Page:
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Quickie: Seal hunts and the Coase Theorem March 26, 2009

Posted by tomflesher in Academia, Canada.
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Andrew over at the Stackelberg Follower discusses the economics of the seal hunt and briefly touches on the world’s response:

[I]t is clear that a large part of the world either derives disutility from the seal hunt, derives utility from decrying the seal hunt, or some convex combination thereof. If it the former, there is a possibility for a Coasian bargain, i.e. the rest of the world pays off Atlantic Canada to stop the hunt/transport the seals somewhere else. If the latter dominates, then it is optimal for the hunt to continue.

A Coasian bargain is an application of the Coase Theorem, which in this case basically says that if the seal hunt imposes externalities on the rest of the world, then the rest of the world can pay Atlantic Canada some amount a) greater than or equal to the economic benefit derived from the seal hunt, and b) less than or equal to the economic cost generated by the seal hunt.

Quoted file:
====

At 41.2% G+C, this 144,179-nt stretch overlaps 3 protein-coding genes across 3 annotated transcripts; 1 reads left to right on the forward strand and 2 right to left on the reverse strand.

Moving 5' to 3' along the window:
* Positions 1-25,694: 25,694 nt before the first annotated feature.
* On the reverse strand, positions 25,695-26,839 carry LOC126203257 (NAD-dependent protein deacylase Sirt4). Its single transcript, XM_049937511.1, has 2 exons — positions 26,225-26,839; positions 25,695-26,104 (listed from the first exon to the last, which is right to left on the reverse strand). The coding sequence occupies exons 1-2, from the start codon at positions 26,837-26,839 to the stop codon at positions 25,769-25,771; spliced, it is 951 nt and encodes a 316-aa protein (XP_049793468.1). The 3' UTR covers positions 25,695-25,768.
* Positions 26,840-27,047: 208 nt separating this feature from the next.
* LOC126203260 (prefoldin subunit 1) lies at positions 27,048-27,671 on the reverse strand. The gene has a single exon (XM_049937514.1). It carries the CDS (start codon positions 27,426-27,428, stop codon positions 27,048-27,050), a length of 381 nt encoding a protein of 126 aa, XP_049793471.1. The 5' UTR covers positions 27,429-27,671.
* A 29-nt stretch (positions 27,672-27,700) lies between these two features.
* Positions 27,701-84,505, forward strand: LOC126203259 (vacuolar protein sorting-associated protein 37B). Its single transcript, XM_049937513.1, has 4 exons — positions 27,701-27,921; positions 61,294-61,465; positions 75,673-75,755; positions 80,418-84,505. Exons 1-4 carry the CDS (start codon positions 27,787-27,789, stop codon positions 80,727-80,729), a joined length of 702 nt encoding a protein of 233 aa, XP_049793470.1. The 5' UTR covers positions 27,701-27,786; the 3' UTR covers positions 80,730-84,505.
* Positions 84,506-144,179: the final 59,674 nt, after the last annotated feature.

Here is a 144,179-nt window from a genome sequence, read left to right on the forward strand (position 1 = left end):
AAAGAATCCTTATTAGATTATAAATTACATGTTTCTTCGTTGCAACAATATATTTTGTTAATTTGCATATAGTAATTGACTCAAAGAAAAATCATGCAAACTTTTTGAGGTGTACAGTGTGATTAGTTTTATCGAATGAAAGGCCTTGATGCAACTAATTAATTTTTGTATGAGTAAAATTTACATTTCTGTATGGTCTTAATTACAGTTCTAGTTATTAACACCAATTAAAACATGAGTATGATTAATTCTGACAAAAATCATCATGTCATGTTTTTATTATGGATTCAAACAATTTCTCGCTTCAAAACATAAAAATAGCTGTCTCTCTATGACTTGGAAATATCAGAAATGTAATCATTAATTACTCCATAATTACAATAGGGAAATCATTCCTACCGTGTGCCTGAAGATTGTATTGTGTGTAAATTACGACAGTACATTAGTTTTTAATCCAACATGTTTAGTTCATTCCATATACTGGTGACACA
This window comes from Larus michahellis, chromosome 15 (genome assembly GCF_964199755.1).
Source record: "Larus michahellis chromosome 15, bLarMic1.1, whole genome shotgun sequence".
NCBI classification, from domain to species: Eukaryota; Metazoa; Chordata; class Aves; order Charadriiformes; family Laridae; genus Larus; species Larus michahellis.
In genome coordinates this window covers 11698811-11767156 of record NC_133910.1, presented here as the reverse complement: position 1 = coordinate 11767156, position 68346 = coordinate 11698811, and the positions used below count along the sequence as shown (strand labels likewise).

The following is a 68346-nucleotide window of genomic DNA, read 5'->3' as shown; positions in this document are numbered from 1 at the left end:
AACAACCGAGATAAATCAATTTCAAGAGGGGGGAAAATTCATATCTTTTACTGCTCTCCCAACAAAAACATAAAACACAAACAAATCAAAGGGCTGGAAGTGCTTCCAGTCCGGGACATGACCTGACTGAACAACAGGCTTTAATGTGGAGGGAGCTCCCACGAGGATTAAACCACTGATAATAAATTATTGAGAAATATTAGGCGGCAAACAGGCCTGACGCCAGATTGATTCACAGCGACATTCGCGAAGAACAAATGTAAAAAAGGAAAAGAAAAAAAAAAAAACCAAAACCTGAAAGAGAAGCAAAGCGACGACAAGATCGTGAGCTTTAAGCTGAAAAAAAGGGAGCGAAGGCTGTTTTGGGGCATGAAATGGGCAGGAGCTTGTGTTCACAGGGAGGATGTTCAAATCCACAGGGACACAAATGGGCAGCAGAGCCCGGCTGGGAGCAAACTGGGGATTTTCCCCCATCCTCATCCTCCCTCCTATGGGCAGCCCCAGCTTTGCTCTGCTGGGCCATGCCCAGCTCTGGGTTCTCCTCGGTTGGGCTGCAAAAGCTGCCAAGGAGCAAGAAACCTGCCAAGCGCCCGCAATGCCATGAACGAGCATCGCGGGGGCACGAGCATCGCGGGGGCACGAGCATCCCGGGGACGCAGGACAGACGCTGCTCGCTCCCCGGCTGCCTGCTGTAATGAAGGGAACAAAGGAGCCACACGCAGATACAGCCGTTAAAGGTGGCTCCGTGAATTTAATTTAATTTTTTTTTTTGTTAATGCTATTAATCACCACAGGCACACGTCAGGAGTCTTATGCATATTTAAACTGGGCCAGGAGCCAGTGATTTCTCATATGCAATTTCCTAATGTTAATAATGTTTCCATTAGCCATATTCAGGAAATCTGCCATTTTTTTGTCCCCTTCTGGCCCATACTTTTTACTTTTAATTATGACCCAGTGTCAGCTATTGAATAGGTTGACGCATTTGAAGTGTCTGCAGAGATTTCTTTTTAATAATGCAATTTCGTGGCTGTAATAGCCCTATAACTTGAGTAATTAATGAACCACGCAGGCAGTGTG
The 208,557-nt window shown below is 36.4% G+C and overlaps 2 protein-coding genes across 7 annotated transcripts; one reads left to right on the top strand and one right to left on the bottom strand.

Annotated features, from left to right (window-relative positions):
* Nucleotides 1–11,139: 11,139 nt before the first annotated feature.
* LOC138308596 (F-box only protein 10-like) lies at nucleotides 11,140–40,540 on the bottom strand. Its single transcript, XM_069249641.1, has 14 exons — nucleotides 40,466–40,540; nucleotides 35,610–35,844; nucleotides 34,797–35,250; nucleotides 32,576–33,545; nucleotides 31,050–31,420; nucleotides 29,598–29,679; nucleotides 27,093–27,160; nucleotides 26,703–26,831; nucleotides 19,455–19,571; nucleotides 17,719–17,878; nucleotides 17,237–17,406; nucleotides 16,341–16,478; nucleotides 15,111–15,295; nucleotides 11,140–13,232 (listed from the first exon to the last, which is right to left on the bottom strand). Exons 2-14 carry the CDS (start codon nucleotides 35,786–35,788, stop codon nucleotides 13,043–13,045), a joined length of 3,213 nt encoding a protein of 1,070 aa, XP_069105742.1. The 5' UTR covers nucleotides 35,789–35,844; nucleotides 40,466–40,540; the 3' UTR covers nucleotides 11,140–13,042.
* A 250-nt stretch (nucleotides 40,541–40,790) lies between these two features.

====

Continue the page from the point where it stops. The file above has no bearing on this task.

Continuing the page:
The Coase Theorem is applied commonly in tort law, where the cost of the tort is allocated to the party most able to bear it, and the parties are expected to negotiate out a more efficient allocation themselves (with failed negotiations penalizing the more-able party). The idea is that if the court’s allocation is inefficient, the parties are in the best position to make it optimal.

That said, neither of us is aware of any situation in which a Coase bargain has been attempted in a similar situation.

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